Two weeks ago I was heading off to Arizona not really knowing what to expect. Part of me wished I was going to some beach spot in Cancun with all my friends for one last senior hurrah. Another part of me longed to visit my ailing Grandfather, since time is precious. And yet another part of me was ready for a new adventure, ready to be shaken and confused. But what I wasn’t ready for was an experience that would cause me to struggle with the person I have become, a person almost 22 years in the making.
I began the trip eager to be active and to be involved – at the beginning of the trip we did just that. We went to the 99¢ Store and purchased $1,000 worth of laundry detergent, bar soap, feminine products and toilet paper by the cartload. The group was bonding, the work made us feel apart of something bigger than ourselves and the joy of giving back was contagious – but this was not this experience that changed me.
We met with refugee families and individuals from all over the world (Burma, Bhutan, Thailand, Democratic Republic of the Congo, Iraq, Somalia), listened to their stories, their struggles, their woes – but this was not the experience that changed me.
We bonded with the Lost Boys of Sudan, chatted as if we were best friends, listened to their stories, taught two of their elders – but this alone was not the experience that changed me.
The entire week I wanted to join in the reflection and say I have changed, grown, been hit by a title wave of understanding and compassion, but it never came. I wanted to scream at the top of my lungs and jump up and down because the culmination of experiences or even one experience changed me so greatly that it was worth sharing, but I didn’t feel any differently. Making even worse I couldn’t join in the conversation when my fellow service learners stated that they were out of their comfort zone, but the experience was rewarding and changed them. I felt vastly alone and frustrated in myself, one night I broke down, I cried and cried so furious with myself that I was not able to share in what my classmates discussed, was I not seeing what everyone else was seeing?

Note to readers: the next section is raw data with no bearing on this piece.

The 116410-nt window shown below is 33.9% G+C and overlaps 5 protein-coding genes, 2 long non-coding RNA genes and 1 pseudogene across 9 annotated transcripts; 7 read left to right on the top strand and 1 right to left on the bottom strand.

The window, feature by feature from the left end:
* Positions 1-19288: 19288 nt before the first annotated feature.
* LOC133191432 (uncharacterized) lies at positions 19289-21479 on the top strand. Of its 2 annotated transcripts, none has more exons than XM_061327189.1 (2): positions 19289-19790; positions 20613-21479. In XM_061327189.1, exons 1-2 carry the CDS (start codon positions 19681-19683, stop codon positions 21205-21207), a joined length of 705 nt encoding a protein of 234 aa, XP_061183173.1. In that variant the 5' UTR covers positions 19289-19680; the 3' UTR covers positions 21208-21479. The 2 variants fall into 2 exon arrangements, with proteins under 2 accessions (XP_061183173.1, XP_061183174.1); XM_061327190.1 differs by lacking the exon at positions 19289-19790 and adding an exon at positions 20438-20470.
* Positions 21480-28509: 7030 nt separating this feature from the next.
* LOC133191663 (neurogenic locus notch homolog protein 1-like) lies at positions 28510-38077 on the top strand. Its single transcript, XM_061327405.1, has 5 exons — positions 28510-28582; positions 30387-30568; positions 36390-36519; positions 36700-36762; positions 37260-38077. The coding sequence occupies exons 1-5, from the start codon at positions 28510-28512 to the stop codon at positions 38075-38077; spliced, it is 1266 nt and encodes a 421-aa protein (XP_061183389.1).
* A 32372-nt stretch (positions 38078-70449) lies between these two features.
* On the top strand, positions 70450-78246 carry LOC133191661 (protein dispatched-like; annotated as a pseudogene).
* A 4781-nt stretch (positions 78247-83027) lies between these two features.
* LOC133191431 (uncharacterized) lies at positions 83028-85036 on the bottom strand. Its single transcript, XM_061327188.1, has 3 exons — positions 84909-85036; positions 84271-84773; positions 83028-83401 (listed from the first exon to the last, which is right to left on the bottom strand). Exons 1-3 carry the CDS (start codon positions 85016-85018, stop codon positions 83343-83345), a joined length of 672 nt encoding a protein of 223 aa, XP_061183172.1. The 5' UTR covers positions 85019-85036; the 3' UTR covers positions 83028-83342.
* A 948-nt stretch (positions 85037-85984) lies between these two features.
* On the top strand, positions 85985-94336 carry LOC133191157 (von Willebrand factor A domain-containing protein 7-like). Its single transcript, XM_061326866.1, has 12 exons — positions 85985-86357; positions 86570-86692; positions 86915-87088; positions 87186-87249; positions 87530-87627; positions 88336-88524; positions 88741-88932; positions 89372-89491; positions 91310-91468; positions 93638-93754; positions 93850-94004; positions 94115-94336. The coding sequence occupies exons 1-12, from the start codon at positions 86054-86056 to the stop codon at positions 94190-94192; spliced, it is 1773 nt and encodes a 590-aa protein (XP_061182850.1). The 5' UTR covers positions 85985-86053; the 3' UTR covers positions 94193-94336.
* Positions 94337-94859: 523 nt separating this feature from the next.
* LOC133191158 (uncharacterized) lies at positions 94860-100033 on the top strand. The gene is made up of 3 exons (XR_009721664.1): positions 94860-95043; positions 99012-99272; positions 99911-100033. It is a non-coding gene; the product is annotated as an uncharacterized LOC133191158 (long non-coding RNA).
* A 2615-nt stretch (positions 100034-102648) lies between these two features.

I came back to Virginia, ready to relax, decompress and sleep in my own bed (although the ten bunk bed room was an adventure). But my journey was not over, for it was the next several days that brought my long awaited wave of change.
Hanging out with my pals, making dinner, going out for a night on the town, typical weekly activities that were a part of me before Arizona. But after Arizona those experiences weren’t the same. My friends would ask me about my spring break and I would attempt to spit something out about refugees and the Lost Boys of Sudan and they would quickly move on to how wasted they got on the beach, or how they met a cute boy and did I want to see a picture? This was the experience that changed me.
All of a sudden it dawned on me, no one will truly understand what I am trying to say. No matter how hard I try to explain my week in Phoenix, no one will understand for they weren’t there with me. Now it was I, not the refugees that was having the language barrier, and I spoke the language!
Like being hit over the head, my change struck me. Coming back to my friends and trying to connect and share was the experience that changed me. Fueled by week in Arizona, I realized that learning and listening are wonderful tools that help to gain insight, but at the end of the day, no matter how many stories you’ve listened to or books you’ve read, you can never be truly prepared to understand where someone is coming from or what they are trying to say, this changed me.